Black Panther is getting its own line of jewelry from well-known artist and designer Douriean Fletcher. Opening another year for the superhero film genre is Marvel Studios’ 18th project since they first started the Marvel Cinematic Universe in 2008. The movie will reunite fans with Captain America: Civil War standout, Chadwick Boseman as the new king of Wakanda and the country’s protector.
Not much is known regarding the narrative specifics of Black Panther, but solely based on the aesthetic, casting and musical choices that director Ryan Coogler has chosen for the project, it’s clear that he mined a great deal of inspiration from Africa. Even the film’s production designer, Hannah Beachler, went on a location scouting trip to further ensure that they are able to encapsulate the feel and vibe of a real African nation. This is part of the filmmaker’s conscious effort to make sure they’re properly representing the continent, its culture, and people.
A report from CBR shares that the LA-based jewelry designer is curating a special set of jewelry like beaded bracelets, necklaces and a pair of earrings. Granted that Fletcher also has some background when it comes to costume-making, she also has a snapback hat as part of the collection. Those who are interested in nabbing some of the pieces, presale of the items are already available on the artist’s official website until January 6.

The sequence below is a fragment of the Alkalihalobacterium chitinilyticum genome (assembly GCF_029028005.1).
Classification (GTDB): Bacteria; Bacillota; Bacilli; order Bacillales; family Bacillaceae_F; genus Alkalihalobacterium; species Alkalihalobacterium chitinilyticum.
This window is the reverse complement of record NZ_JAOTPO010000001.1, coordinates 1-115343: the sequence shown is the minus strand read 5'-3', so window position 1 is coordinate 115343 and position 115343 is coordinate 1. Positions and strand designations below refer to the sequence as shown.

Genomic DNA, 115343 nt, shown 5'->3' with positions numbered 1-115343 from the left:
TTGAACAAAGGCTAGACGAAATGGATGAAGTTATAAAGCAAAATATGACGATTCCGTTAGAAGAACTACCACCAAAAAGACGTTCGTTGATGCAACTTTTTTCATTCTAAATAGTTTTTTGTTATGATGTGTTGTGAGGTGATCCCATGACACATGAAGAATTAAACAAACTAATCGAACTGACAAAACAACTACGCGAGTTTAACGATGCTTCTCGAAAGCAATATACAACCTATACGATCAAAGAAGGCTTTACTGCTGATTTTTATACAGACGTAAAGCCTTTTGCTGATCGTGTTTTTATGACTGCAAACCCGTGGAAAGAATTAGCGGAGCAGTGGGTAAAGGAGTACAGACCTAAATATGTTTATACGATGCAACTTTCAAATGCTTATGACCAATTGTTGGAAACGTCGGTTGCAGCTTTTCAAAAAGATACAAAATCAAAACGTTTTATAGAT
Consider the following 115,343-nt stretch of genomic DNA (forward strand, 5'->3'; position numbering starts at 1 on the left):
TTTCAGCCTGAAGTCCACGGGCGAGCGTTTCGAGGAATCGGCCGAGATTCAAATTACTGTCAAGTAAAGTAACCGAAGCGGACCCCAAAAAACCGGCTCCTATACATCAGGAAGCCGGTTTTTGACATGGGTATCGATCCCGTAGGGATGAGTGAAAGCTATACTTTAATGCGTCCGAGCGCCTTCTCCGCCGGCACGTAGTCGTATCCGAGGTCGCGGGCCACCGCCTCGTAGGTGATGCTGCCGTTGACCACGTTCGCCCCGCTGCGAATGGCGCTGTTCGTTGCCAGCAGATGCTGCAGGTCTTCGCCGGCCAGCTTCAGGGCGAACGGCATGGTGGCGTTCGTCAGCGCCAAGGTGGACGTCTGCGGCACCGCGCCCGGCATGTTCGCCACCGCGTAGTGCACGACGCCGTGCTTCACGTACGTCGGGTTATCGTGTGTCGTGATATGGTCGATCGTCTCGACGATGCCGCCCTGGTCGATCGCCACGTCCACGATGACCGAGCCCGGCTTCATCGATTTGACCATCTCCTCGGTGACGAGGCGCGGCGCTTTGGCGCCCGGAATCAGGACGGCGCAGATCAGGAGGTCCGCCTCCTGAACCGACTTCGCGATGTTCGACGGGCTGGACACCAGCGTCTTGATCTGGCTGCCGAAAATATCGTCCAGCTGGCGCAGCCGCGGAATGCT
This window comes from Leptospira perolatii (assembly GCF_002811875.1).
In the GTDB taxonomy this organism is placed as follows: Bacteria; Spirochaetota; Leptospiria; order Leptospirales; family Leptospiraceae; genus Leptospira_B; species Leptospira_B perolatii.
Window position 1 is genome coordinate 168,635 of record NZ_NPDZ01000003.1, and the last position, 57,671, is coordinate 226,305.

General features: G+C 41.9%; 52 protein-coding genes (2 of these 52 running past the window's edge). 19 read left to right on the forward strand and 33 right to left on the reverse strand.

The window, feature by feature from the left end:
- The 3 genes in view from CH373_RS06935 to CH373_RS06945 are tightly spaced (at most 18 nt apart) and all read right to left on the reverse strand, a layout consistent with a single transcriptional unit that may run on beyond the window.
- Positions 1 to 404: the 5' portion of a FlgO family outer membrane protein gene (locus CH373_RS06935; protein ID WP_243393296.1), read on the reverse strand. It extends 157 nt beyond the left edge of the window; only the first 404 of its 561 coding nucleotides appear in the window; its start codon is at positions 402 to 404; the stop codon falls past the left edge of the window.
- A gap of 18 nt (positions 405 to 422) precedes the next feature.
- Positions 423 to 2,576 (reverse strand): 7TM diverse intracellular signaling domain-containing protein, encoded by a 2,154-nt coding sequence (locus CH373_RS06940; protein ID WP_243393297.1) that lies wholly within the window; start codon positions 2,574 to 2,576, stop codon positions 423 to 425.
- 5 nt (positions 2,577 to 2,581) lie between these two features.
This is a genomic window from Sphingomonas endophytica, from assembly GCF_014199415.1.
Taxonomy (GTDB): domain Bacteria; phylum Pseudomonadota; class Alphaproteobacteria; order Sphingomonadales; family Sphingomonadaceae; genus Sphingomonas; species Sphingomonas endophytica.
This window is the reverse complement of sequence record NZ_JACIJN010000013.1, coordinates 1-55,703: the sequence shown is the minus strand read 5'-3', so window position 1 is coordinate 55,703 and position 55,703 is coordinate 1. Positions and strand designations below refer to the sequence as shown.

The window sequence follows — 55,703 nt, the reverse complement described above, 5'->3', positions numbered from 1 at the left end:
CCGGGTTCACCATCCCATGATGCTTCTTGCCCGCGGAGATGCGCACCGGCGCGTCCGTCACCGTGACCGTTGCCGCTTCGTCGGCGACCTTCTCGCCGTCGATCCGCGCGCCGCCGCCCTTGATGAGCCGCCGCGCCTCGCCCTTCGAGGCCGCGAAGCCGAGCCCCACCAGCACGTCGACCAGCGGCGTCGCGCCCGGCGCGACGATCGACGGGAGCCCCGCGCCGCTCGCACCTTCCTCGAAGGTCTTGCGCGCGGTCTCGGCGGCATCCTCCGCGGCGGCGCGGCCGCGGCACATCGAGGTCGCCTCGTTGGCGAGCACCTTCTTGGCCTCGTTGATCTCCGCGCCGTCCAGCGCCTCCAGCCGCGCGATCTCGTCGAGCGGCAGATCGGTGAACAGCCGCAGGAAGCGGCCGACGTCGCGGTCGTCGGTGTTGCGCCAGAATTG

Prior to her involvement with the Marvel Studios project, Fletcher has already been a proponent of creating pieces that mine inspiration from the rich culture of that part of the continent. Her work has prompted her to travel throughout Tanzania in the hopes of immersing herself in the local scene, which in turn could help her craft jewelries that truly represent the aesthetic and vibe of that pocket of the world. Aside from being tie-in merchandise for the upcoming film, the jewelry line also aims to promulgate the South African region, where the fictional nation of Wakanda is supposedly located, contrary to where the rest of the world thought of it to be in South America.
In her website, Fletcher describes her creations as “unique products of her creative process in which she explores cultural identity, femininity, spirituality and divine power” — all of which are expected to be also touched on Black Panther. What’s more interesting is that she also calls her designs to bring forth “the awareness of an ancient yet futuristic opulence” which is exactly encapsulates the juxtapositions of Wakanda — a country deeply rooted in its traditions but continues to grow in terms of technical innovation.
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